• element's height = height + padding + border

      For instance,
      .box {
        width: 350px; 
        border: 10px solid black;

      renders a box that is 350 (box width) + 10 (right border ) +10 (left border) = 370px wide.

      This means that you may have elements sharing a same width and height but if they have different paddings and/or borders, their total size will be different.

    • the other possible value for box-sizing property is border-box. This changes the calculation to:
      • element's width = witdh
      • element's height = height

      In other words, padding and border are included in the total width and height:
      .box {
        width: 350px; 
        border: 10px solid black;
      renders a box that is 350px wide. This makes the world a little easier to live in, dosen't it?

border property to debug positioning drama - you should of course delete or comment (just in case haha) this line for going-live and chose a good contrasting color . I confess, when it comes to add some CSS I often feel not knowing why it's not behaving as expected. So just like many fellows, I'm adding borders to elements and yes, it helps a lot. To avoid repeating it, I put it inside the all selector (*).

font-family property to sans-serif just to make a first step out of raw HTML, it's totally subjective.

flexbox cheat-set

December 3, 2022 Reading time: 4 minutes

I still can't remember wich property apply to which axis so let's build a cheat-set! Again, many thanks to FreeCodeCamp courses for the detailed explanations.

For starters, in our HTML document we'll need a container as well as children boxes. For instance:

<h2>section 1</h2>
<p>Lorem ipsum dolor sit amet.</p>
<h2>section 2</h2>
<p>Lorem ipsum dolor sit amet, consectetur adipiscing elit.</p>
<h2>section 3</h2>
<p>Lorem ipsum dolor sit amet, consectetur adipiscing elit.</p>

Here the container is main and it's children boxes are section. Let's tell the browser how to position elements on the page:

main {
display: flex;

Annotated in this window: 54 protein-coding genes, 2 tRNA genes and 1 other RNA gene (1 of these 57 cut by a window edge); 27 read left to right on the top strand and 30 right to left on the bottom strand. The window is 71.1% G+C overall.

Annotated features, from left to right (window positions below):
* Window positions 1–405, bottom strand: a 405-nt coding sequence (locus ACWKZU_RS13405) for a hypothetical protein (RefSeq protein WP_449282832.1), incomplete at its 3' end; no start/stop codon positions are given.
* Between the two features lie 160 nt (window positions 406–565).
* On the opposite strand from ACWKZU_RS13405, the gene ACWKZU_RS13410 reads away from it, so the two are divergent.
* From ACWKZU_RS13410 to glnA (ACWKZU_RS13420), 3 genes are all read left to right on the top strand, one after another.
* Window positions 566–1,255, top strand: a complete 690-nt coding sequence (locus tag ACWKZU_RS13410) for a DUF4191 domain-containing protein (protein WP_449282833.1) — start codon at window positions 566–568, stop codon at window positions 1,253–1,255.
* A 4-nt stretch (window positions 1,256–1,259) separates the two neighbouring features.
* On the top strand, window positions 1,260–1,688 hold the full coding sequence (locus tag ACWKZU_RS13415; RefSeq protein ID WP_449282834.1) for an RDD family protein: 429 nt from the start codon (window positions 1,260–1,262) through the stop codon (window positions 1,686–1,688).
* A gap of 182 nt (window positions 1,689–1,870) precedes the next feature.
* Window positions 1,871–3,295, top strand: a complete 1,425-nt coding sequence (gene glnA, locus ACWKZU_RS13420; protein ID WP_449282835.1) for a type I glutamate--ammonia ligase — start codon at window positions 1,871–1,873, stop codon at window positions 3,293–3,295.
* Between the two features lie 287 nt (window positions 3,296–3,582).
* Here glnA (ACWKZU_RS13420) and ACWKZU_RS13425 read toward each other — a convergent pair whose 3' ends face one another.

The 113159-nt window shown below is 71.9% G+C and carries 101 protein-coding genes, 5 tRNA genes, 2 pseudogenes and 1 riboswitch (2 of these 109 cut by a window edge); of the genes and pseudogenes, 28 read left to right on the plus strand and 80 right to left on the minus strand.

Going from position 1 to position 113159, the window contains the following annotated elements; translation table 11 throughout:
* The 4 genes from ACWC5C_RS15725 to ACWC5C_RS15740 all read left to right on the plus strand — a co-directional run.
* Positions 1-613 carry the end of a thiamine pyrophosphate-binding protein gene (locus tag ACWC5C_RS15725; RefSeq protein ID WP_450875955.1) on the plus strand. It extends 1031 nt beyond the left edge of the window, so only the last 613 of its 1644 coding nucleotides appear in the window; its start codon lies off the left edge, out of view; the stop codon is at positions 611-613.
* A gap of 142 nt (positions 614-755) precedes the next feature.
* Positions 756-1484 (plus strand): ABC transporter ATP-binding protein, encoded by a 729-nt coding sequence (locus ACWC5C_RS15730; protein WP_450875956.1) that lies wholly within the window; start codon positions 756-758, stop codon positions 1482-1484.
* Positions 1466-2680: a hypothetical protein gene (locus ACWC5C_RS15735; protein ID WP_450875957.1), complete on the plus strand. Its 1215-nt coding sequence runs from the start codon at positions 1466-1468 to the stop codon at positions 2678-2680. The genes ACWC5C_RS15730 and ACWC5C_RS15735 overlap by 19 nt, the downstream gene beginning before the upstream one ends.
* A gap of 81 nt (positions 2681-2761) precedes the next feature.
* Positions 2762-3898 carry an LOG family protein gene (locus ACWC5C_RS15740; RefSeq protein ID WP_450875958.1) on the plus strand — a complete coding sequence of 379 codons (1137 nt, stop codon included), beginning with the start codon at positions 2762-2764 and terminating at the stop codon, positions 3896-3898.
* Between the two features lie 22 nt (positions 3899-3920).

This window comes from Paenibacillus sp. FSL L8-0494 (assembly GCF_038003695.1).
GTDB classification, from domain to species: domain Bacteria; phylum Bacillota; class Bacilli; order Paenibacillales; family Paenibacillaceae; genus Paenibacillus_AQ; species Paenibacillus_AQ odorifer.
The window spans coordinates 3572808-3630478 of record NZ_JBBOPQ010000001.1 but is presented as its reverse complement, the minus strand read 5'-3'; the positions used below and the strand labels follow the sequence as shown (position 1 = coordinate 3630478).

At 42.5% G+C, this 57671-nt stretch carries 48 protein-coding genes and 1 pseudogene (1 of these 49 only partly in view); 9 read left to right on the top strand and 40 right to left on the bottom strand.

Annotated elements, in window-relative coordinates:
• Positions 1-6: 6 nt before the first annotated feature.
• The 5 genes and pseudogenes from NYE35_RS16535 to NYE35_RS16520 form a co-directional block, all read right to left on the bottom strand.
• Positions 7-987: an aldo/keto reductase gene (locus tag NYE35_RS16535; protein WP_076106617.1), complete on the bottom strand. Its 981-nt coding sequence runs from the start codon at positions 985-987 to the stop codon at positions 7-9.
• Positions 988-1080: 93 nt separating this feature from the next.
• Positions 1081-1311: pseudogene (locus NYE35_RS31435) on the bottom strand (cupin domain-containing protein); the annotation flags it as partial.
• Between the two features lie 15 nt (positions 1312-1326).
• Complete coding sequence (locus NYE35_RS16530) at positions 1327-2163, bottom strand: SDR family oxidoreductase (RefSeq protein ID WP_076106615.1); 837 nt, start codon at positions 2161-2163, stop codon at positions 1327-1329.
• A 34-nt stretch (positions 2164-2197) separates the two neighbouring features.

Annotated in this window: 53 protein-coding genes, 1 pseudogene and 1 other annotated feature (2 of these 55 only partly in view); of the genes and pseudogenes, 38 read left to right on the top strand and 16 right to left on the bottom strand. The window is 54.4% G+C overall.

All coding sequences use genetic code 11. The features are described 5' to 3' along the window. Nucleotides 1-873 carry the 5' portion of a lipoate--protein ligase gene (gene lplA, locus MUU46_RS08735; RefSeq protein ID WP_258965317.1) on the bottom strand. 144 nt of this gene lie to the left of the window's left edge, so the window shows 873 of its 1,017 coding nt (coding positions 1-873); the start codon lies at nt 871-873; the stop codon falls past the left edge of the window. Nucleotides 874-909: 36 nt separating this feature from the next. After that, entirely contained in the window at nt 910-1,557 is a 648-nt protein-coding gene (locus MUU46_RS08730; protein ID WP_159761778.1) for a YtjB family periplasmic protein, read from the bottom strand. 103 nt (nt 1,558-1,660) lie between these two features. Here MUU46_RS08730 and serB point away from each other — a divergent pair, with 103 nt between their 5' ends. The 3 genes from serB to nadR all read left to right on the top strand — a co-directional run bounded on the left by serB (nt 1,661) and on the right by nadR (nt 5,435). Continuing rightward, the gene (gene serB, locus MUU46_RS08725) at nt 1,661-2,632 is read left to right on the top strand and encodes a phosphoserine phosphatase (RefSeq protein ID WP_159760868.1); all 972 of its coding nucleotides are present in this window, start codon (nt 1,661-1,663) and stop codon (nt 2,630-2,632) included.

justify-content: space-evenly;

Explanations & other possibilites

First thing first, we have to declare we're using the flex model. Use display property value flex for that.

Main axis

The main axis is declared with flex-direction property:

  • row (default): horizontal axis with flex items from left to right
  • row-reverse: horizontal axis with flex items from right to left
  • column: vertical axis with flex items from top to bottom
  • column-reverse: column-reverse: vertical axis with flex items from bottom to top

The justify-content property determines how the items inside a flex container are positioned along the main axis. It can take this values (find all on mdn web docs):

  • Positional alignment: center | start | end | flex-start | flex-end | left | right
  • Distributed alignment: space-between | space-around | space-evenly | stretch

The flex-wrap property determines how the flex items behave when the flex container is too small. Otherwise, items will shrink if needed. It can take this values:

  • nowrap (default)
  • wrap
  • wrap-reverse

The gap CSS property sets the gaps (gutters) between rows and columns. It is a shorthand for row-gap and column-gap. It can take one or two lenght value(s) (such as 1em for instance) or percentage value(s).

Cross axis

The align-items property controls alignment of all items on the cross axis. It can take this values:

  • Positional alignment: center | start | end | flex-start | flex-end
  • Baseline alignment: baseline | first baseline | last baseline